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WEDNESDAY, MARCH 14, 2018 ❚ SILVERTONAPPEAL.COM
PART OF THE USA TODAY NETWORK
Silver Creek Family Medicine to open
Group to start seeing patients April 2
Christena Brooks Special to Salem Statesman Journal
USA TODAY NETWORK
SILVERTON – Three local medical professionals
have struck out on their own, starting a new family
practice that will begin seeing patients April 2.
Dr. Nathan Bay, Dr. Katie Houts and Family Nurse
Practitioner Kelsey Hupp left Family Medical Group of
Silverton at the end of February to open Silver Creek
Family Medicine in a creek-side building they’ve been
remodeling since November.
“We are excited to take care of new patients – and
patients we’ve had relationships with – in a brand-
new space and with a brand-new model,” Bay said.
“I like the business of medicine,” Houts said. “I can’t
imagine life without taking care of patients.”
“It’s such a cool experience to find such wonderful
doctors to work with – doctors who care about patients
as much as these two do,” Hupp said.
Bay, Houts and Hupp are each full business part-
ners at Silver Creek Family Medicine, a practice de-
signed to see patients “2 days old to 102 years old,” Bay
They’ll offer family health care, well-child checks,
sports physicals, women’s health and gynecology, pre-
ventative medicine, chronic disease management,
mental health, medical procedures, urgent care needs,
orthopedics, colonoscopies, endoscopies and more,
according to their website.
They bought the C Street building, a 2,500-square-
foot former restaurant and physical therapy office,
from Arlene Harris in October. Located on the banks of
Silver Creek, it’s now being remodeled by Rich Duncan
The owners saved the building’s best-known fea-
ture, a stained glass window depicting a water wheel,
and reinstalled it above a large new entrance. Among
its many other upgrades, the office will include six ex-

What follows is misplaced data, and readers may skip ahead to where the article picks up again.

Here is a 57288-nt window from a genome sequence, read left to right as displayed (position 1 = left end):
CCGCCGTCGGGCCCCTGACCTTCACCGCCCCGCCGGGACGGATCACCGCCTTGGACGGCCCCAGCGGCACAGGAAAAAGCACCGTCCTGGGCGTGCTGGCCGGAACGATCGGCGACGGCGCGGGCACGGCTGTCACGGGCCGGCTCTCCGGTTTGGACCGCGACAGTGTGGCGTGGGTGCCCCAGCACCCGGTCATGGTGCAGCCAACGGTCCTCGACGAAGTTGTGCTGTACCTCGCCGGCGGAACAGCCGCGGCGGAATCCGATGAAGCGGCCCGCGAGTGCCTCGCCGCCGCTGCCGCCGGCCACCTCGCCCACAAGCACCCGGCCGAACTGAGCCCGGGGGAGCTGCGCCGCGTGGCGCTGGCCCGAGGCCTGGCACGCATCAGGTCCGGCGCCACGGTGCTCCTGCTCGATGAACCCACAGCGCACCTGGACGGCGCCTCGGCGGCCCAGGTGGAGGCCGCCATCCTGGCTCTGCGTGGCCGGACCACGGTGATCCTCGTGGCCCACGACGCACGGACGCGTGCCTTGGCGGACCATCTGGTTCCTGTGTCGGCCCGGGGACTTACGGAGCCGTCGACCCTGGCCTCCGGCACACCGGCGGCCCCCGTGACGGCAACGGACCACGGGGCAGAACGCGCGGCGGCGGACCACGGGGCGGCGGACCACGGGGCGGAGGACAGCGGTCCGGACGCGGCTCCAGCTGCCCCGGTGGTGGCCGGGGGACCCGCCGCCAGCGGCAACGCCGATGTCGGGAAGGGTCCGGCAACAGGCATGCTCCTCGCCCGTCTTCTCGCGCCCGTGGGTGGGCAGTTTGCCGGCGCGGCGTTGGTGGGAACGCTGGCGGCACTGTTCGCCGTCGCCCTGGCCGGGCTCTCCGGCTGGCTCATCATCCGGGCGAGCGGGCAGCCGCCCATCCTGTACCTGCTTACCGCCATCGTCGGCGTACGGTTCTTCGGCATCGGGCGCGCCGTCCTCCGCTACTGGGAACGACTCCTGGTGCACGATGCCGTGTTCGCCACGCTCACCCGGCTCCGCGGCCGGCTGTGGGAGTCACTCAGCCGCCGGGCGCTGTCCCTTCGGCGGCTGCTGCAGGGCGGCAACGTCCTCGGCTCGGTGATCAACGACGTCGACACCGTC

am rooms and a small lab.
Bay, 38, will oversee the lab in addition to seeing pa-
OSAA 5A BASKETBALL ROUNDUP
Silverton teams wrap
up season with wins
tients. Born and raised in Silverton, he has undergrad-
uate degrees in biochemistry and theology from Lin-
field College, received his medical training at St. Louis
University, and completed his residency at OHSU’s
Cascades East Family Medicine Center in Klamath
Falls. His specialties are internal medicine, pediatrics
Houts, 47, moved to Silverton to practice here a dec-
ade ago. Before that, she owned her own office in Stay-
See MEDICINE, Page 2A
Eli Francovich The Spokesman-Review
A federal government analysis of the outdoor rec-
reation’s economic impact reaffirms what many con-
servation groups have said for decades. Outdoor rec-
reation is a big business.
For the first time ever, the U.S. Department of
Commerce looked specifically at the economic im-
pact of outdoor recreation. The analysis was pub-
lished last week.
The analysis found that outdoor recreation con-
tributed $373.7 billion to the nation’s Gross Domestic
Product in 2016, comprising 2 percent of GDP. In fact,
the outdoor recreation industry’s contribution to
See OUTDOOR, Page 2A
The Silverton girls basketball team defeated Bend in the third-place game of the OSAA 5A state
tournament at Gill Coliseum on March 9. To see more photos from these games, turn to Sports, page 1B.
PHOTOS BY GARY HOROWITZ/STATESMAN JOURNAL
The U.S. Department of Commerce found that
outdoor recreation contributed $373.7 billion to
the nation’s Gross Domestic Product in 2016.
Boys, girls squads show
resolve, fight to the very
end for final standings
ZACH URNESS/USA TODAY NETWORK
Gary Horowitz Salem Statesman Journal
USA TODAY NETWORK
CORVALLIS – After celebrating with his team in a